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article imageCastaway likely suffering post-traumatic stress, says doctor

By Giff Johnson (AFP)     Feb 8, 2014 in World

A castaway who says he survived 13 months adrift in the Pacific appears to be suffering post-traumatic stress syndrome, a doctor said on Saturday, as officials confirmed he had been living in Mexico illegally.

Jose Salvador Alvarenga, a fisherman from El Salvador, washed up on a remote Pacific atoll over a week ago, telling a remarkable story of floating 12,500 kilometres (8,000 miles) from Mexico in his 24-foot boat after the engine broke.

He initially appeared to be in good spirits and reasonable health, but he has been in and out of hospital since being brought to the Marshall Islands capital Majuro last Monday.

At a media conference on Thursday, the 37-year-old was sullen and uncomfortable, mumbling a short thank-you to people in the Marshalls before departing the venue clutching two men for support.

Heading home after epic voyage
Heading home after epic voyage
, Graphic/AFP

Franklyn House, a retired American doctor working with the California-based Canvasback Missions group in the Marshall Islands, has observed and spoken with Alvarenga several times since his arrival, although he is not the attending physician.

Fluent in Spanish, House said he believes Alvarenga is suffering post-traumatic stress syndrome because of the change in his demeanour from Monday when he was engaged with doctors to being withdrawn on Thursday.

"The first couple of days he was in the hospital, he was engaged and normal," House told AFP. "Thursday he showed signs of post-traumatic stress."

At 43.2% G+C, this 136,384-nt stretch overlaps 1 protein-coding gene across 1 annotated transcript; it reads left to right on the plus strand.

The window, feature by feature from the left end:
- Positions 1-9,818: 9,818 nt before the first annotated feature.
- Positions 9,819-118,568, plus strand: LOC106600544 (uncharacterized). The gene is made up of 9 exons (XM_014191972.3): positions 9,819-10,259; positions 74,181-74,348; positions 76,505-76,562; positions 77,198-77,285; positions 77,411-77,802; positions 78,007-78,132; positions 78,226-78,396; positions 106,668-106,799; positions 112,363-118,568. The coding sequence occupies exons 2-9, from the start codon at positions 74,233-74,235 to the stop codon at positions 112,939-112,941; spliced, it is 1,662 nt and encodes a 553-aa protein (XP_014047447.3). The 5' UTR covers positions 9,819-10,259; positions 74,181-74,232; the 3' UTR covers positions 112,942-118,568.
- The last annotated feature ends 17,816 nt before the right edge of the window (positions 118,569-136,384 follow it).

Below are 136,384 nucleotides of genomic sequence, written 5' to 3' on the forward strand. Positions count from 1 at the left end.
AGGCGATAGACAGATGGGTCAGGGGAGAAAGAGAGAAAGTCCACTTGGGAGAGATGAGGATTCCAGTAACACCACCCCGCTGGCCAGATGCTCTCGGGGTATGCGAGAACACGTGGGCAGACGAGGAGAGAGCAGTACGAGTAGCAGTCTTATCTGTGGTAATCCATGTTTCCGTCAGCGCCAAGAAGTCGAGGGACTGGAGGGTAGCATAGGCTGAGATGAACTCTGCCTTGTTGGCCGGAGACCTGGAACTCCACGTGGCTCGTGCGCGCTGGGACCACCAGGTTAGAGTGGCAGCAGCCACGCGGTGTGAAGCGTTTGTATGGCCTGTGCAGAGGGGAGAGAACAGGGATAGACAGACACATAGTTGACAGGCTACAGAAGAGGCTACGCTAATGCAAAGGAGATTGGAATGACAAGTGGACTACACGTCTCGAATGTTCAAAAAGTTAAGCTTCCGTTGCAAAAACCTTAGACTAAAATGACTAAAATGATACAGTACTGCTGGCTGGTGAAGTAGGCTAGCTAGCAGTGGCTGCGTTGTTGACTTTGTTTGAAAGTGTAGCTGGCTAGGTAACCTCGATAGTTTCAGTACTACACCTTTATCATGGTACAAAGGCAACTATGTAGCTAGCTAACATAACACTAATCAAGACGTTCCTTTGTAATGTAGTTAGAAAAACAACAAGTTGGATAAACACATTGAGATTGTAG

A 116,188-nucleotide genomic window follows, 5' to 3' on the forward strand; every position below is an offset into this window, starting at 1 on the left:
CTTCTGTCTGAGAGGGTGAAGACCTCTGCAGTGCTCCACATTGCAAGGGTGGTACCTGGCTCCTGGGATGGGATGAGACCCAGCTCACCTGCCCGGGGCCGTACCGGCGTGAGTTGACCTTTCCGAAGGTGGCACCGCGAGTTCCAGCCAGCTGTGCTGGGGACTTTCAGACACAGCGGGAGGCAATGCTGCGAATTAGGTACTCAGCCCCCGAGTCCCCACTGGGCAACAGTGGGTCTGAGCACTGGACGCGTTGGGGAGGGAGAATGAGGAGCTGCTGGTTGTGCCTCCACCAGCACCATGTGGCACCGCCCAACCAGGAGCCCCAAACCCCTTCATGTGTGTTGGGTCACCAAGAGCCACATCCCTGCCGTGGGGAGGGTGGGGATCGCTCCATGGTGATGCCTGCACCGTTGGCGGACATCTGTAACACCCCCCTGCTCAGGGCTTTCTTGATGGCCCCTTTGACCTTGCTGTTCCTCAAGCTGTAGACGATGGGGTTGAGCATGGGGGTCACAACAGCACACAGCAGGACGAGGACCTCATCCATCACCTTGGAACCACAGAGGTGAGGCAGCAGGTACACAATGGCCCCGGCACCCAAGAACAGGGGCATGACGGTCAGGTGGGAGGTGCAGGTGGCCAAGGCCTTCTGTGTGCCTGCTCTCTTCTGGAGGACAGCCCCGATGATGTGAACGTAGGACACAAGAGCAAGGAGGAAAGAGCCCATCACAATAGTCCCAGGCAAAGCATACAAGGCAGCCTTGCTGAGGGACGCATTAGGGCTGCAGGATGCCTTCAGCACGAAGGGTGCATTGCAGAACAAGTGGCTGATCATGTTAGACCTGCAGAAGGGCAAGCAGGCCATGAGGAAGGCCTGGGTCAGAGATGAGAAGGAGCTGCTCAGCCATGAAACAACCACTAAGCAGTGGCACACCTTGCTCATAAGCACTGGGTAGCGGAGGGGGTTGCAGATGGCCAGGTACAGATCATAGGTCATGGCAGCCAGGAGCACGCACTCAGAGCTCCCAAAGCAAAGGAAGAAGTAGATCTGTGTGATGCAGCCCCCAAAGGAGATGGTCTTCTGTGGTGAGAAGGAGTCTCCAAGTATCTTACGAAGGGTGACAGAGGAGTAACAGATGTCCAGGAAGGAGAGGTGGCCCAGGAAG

A diplomat from El Salvador's embassy in Japan, Diego Dalton, met with the castaway and "confirmed that the health of Mr Alvarenga is broken", the country's foreign ministry said in a statement.

"His physical condition has to improve for him to begin the return trip, which does not have a defined date," it added.

Despite the concern, the chief of medical staff at Majuro Hospital Kennar Briand said on Saturday evening that he was getting better.

Jose Salvador Alvarenga (C) arrives for a press conference in Majuro  Marshall Islands  on February ...
Jose Salvador Alvarenga (C) arrives for a press conference in Majuro, Marshall Islands, on February 6, 2014
-, AFP/File

"His last blood tests were normal," said Briand, who was briefed by his primary doctor. "He's clearly improving. Based on the last assessment, he's stable and no longer dehydrated."

Alvarenga was due to leave on Friday for El Salvador via Hawaii, but he was told to rest. This means the earliest he is expected to depart is on a flight to Honolulu on Monday night. The next flight is not until Wednesday.

Alvarenga, who said he survived on a diet of raw fish and birds while drinking turtle blood, urine and rainwater, is also suffering from back and leg problems.

"He was readmitted Thursday because of pain in his back and legs," said a nurse at Majuro Hospital, who asked not to be named.

"He was not really coherent. But he was talking clearly when he was discharged Friday."

While Alvarenga is from El Salvador, he began his ill-fated shark fishing trip from Mexico, where he had lived for years.

The claimed boat of Pacific castaway Jose Salvador Alvarenga of El Salvador shortly after his Januar...
The claimed boat of Pacific castaway Jose Salvador Alvarenga of El Salvador shortly after his January 30 arrival on the remote Ebon Atoll in the Marshall Islands, February 6, 2014

Manila-based Mexican diplomat Christian Clay Mendez, who jetted in to help handle Alvarenga's repatriation, said he had been in Mexico illegally for 15 years, which is why he would go back to El Salvador.

But he said that if after his return to El Salvador, he "goes through the proper channels, I'm sure that our embassy people in El Salvador would be more than willing to assist in getting him to Mexico legally".

"We'd be willing to look into that," he added.

Media interest in his ordeal has been global, and the El Salvador foreign ministry said Alvarenga now wanted to be left alone.

"Following the events that he lived through, Mr Jose Salvador Alvarenga has asked for privacy to overcome this experience," the ministry's communications chief Irene Sanchez told AFP.

"He wants privacy and does not want to see the media" when he returns, she said, adding that Alvarenga's family had also asked to be left alone.

More about Marshalls, Mexico, Salvador, Survival, Transport
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